Local Youth Soccer Players Learn What it Takes To Become A Pro
Windsor's youth soccer community is learning it takes more than just skill to be a good player.
Windsor TFC held its coaches and parents soccer clinic on Saturday. The clinic was run by Windsor-native and University of Maryland soccer coach Sasho Cirovski and Michigan State University coach Damon Rensing
Both coaches have helped develop the skills of over 50 professional soccer players throughout their careers.
The coaches gave players insight on what to expect heading into college soccer programs across the United States and Canada.
Local coaches in attendance also learned what developmental aspects they should focus on to help their players enter the college level.
Cirovski says soccer takes a lot of work to find sucess.
"There is an element of individual responsibility that the players have to understand," says Cirovski. "The gap between the players who are good and good enough are sometimes very small and it is those players who put in the extra work who have the extra chance to succeed."
Members of the community package cake mixes and other goods at St. James Roseland Anglican Church on February 25, 2017. (Photo by AM800's John Hutton)
Cirovski says the number of professional Canadian soccer players are on the rise — and a kid from Windsor has every chance to join those ranks.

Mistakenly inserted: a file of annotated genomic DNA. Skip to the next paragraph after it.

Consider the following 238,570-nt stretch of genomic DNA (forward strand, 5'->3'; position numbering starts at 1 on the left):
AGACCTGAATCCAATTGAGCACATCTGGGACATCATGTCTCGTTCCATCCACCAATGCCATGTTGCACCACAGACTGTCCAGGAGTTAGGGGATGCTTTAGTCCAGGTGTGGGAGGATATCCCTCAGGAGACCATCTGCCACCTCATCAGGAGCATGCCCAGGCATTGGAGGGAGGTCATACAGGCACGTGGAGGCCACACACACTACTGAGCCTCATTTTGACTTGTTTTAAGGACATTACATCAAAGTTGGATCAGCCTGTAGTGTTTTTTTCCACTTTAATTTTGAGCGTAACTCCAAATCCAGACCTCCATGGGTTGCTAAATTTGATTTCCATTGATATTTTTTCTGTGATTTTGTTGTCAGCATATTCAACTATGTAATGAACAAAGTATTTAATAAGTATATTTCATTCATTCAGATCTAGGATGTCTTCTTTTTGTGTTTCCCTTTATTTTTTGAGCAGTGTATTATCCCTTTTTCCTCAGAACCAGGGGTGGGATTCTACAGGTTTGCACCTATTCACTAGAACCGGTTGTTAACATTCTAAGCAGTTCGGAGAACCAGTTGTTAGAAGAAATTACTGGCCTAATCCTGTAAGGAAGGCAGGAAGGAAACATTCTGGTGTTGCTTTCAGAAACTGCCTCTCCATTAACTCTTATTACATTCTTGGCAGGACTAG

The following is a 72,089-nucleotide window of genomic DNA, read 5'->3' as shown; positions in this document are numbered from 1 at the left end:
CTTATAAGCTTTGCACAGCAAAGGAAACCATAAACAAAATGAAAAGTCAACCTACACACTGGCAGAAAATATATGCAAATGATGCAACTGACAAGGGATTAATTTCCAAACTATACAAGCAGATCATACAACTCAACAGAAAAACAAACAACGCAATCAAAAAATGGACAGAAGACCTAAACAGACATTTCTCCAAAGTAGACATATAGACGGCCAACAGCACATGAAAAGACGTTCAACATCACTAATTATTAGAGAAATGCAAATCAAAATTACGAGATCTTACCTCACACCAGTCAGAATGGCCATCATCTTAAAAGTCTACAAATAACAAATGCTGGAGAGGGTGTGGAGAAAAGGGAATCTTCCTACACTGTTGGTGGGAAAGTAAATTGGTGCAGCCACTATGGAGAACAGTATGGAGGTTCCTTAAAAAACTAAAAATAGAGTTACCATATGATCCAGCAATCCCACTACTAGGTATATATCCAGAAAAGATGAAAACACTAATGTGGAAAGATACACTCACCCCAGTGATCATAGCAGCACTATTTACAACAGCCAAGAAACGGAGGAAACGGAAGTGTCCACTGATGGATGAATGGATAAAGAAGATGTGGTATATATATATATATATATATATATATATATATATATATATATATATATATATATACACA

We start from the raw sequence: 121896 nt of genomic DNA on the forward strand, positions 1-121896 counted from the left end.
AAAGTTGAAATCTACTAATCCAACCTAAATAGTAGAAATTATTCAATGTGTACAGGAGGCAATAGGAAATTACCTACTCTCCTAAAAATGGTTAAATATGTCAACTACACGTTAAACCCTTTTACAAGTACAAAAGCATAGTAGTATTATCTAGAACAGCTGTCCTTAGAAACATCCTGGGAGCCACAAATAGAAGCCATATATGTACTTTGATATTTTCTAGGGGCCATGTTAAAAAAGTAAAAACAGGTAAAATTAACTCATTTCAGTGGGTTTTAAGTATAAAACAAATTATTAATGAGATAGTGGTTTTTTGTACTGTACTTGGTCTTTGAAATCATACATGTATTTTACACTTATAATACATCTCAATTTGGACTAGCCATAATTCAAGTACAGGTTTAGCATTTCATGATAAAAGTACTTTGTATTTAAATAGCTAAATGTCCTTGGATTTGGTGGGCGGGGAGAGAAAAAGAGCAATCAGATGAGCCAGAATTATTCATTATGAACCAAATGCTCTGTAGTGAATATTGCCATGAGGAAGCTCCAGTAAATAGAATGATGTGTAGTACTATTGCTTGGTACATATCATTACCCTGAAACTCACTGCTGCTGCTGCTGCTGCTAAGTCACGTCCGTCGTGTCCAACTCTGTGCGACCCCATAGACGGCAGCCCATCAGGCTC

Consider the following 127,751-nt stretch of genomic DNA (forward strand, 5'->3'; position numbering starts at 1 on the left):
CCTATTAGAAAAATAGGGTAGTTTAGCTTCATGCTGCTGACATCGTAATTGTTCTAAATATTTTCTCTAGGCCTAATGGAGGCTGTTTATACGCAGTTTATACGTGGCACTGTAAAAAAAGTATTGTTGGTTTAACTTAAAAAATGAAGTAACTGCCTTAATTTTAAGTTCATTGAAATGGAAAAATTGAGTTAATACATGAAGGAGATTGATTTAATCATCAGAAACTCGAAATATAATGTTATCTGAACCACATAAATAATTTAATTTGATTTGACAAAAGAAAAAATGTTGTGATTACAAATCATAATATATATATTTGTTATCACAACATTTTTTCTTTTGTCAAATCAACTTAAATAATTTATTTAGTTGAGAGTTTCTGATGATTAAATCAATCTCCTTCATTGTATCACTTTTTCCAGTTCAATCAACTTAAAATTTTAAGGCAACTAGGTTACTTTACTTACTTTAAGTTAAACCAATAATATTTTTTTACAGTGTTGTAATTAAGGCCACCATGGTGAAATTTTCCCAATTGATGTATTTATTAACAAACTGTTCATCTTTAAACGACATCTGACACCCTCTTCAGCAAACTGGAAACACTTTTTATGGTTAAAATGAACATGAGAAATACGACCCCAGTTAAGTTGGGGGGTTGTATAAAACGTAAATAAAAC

"I think the quality of Canadian players on a relative basis to the population is very similar to American players. You are talking about a ten to one population ratio. Certainly the quantity of quality players are higher in the US, but in terms of the overall quality there is top end talent in Canada," says Cirovski.
Rensing says soccer clinics like the one put on by Windsor TFC make a difference in players professional development.
"From the soccer standpoint just kind of what the demands are for division one level speed of play," says Rensing. "We teach them what we are looking for, what we demand of our players in training sessions and we let them know how the process works with the college selection process."
Over 80 players attended the clinic, with many of them hoping to one day make it to the big leagues.